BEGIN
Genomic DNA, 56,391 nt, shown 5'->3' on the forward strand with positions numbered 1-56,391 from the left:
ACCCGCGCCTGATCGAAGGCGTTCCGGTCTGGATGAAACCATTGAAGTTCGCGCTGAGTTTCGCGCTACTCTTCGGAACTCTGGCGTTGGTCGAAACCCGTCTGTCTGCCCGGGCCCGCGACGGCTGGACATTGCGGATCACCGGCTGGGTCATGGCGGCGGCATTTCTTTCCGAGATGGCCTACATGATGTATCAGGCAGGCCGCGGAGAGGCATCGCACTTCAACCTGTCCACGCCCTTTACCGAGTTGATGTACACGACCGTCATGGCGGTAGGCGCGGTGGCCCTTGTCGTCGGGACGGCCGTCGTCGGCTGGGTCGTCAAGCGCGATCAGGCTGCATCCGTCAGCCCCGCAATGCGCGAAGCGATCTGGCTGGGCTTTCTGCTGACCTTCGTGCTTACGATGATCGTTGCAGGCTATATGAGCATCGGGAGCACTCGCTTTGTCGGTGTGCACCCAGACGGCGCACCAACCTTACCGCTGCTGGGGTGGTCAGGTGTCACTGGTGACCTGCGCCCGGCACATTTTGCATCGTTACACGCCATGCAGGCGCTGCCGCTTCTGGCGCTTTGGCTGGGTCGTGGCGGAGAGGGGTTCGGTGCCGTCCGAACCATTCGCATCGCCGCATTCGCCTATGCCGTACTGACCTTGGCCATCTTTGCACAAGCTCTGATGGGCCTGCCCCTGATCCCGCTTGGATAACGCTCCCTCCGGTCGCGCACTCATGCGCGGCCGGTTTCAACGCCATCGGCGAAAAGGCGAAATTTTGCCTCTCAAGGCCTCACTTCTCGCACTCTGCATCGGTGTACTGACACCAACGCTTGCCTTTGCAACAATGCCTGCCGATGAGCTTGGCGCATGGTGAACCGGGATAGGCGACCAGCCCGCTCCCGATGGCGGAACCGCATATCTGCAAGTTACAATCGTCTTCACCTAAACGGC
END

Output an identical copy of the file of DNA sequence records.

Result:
Genomic DNA, 56,391 nt, shown 5'->3' on the forward strand with positions numbered 1-56,391 from the left:
ACCCGCGCCTGATCGAAGGCGTTCCGGTCTGGATGAAACCATTGAAGTTCGCGCTGAGTTTCGCGCTACTCTTCGGAACTCTGGCGTTGGTCGAAACCCGTCTGTCTGCCCGGGCCCGCGACGGCTGGACATTGCGGATCACCGGCTGGGTCATGGCGGCGGCATTTCTTTCCGAGATGGCCTACATGATGTATCAGGCAGGCCGCGGAGAGGCATCGCACTTCAACCTGTCCACGCCCTTTACCGAGTTGATGTACACGACCGTCATGGCGGTAGGCGCGGTGGCCCTTGTCGTCGGGACGGCCGTCGTCGGCTGGGTCGTCAAGCGCGATCAGGCTGCATCCGTCAGCCCCGCAATGCGCGAAGCGATCTGGCTGGGCTTTCTGCTGACCTTCGTGCTTACGATGATCGTTGCAGGCTATATGAGCATCGGGAGCACTCGCTTTGTCGGTGTGCACCCAGACGGCGCACCAACCTTACCGCTGCTGGGGTGGTCAGGTGTCACTGGTGACCTGCGCCCGGCACATTTTGCATCGTTACACGCCATGCAGGCGCTGCCGCTTCTGGCGCTTTGGCTGGGTCGTGGCGGAGAGGGGTTCGGTGCCGTCCGAACCATTCGCATCGCCGCATTCGCCTATGCCGTACTGACCTTGGCCATCTTTGCACAAGCTCTGATGGGCCTGCCCCTGATCCCGCTTGGATAACGCTCCCTCCGGTCGCGCACTCATGCGCGGCCGGTTTCAACGCCATCGGCGAAAAGGCGAAATTTTGCCTCTCAAGGCCTCACTTCTCGCACTCTGCATCGGTGTACTGACACCAACGCTTGCCTTTGCAACAATGCCTGCCGATGAGCTTGGCGCATGGTGAACCGGGATAGGCGACCAGCCCGCTCCCGATGGCGGAACCGCATATCTGCAAGTTACAATCGTCTTCACCTAAACGGC